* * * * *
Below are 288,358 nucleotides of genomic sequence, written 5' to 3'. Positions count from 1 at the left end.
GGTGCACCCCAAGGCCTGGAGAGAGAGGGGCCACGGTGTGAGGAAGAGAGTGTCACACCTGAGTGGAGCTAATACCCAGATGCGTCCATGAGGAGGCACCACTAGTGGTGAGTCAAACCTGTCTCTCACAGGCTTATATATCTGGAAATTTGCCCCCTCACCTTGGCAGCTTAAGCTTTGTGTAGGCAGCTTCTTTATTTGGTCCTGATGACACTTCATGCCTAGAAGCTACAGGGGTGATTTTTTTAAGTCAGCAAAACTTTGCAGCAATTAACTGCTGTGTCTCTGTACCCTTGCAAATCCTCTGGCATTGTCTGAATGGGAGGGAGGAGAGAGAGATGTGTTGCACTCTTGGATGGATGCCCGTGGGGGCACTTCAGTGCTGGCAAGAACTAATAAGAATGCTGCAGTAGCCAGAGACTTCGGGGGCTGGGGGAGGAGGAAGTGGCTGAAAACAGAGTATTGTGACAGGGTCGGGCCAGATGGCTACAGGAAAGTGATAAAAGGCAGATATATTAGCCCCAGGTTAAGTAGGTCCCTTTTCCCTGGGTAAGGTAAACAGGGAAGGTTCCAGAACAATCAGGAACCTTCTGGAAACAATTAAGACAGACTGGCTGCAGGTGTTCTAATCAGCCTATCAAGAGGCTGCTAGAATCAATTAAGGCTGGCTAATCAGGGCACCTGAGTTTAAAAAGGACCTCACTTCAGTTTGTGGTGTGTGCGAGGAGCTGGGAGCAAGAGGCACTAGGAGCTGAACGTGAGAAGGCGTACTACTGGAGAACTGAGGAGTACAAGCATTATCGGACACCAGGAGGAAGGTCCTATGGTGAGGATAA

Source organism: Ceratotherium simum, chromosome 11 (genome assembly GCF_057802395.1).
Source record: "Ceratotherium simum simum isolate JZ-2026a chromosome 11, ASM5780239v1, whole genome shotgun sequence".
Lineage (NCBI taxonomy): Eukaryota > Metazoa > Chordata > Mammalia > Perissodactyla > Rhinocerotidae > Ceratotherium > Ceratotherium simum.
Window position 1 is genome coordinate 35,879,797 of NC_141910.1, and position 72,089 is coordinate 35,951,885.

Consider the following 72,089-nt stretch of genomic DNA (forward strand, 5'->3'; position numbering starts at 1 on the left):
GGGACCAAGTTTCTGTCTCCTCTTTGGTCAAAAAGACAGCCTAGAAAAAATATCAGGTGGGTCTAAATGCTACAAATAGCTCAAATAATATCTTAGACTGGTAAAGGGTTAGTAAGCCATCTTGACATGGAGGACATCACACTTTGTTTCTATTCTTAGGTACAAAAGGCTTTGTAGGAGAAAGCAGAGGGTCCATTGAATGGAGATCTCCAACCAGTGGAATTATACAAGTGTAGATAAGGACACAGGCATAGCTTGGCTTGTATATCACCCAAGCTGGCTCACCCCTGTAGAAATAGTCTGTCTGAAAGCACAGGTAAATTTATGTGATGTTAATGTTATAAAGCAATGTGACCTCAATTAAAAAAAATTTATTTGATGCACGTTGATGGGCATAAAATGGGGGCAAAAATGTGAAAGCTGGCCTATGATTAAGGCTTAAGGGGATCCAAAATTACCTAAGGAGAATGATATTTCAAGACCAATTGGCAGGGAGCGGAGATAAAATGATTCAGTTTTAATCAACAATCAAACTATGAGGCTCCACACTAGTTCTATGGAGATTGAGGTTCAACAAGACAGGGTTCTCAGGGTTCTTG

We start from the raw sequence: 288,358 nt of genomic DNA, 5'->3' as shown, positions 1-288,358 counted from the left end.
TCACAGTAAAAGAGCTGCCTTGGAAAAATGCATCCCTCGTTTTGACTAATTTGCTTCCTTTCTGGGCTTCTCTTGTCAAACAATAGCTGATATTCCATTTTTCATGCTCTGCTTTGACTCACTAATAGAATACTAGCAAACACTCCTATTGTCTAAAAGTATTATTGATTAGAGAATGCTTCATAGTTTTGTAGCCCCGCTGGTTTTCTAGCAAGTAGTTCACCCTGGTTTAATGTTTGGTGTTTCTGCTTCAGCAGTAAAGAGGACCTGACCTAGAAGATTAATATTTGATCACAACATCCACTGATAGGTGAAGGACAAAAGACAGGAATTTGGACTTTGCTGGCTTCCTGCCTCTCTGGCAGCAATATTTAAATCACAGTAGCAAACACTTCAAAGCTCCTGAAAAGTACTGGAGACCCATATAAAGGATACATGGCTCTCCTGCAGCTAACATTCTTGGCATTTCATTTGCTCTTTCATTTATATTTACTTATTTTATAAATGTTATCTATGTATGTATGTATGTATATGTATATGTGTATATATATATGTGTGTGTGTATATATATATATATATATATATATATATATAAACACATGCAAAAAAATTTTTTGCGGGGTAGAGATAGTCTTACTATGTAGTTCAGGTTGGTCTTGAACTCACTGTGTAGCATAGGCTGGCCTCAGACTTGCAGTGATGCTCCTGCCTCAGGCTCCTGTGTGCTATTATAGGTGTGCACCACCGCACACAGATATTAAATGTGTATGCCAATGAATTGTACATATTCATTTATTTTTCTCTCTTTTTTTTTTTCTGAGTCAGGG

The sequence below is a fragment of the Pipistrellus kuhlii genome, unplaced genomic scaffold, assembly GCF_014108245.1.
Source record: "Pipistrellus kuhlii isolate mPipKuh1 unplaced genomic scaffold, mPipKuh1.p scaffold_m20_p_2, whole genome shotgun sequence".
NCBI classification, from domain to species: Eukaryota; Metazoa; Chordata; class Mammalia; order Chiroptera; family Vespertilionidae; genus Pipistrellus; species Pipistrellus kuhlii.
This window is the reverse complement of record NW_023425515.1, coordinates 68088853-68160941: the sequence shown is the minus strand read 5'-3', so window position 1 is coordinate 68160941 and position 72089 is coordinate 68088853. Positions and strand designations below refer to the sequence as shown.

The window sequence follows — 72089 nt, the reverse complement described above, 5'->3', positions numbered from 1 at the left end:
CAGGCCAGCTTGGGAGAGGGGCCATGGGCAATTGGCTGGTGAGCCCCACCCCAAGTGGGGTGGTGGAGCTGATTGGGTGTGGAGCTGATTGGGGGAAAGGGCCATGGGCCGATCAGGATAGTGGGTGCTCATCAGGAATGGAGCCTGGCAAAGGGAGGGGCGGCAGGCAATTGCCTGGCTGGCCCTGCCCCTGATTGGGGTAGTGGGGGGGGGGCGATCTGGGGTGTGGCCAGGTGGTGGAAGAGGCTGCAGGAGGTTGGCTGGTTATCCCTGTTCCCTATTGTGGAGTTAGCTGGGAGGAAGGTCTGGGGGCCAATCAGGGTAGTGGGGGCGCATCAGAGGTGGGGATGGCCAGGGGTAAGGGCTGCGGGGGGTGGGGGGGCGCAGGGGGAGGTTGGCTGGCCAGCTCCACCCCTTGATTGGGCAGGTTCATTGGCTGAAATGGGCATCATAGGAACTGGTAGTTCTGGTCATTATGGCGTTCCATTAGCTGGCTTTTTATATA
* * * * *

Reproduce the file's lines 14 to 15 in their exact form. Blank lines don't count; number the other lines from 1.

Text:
This window is the reverse complement of record NW_023425515.1, coordinates 68088853-68160941: the sequence shown is the minus strand read 5'-3', so window position 1 is coordinate 68160941 and position 72089 is coordinate 68088853. Positions and strand designations below refer to the sequence as shown.

The window sequence follows — 72089 nt, the reverse complement described above, 5'->3', positions numbered from 1 at the left end: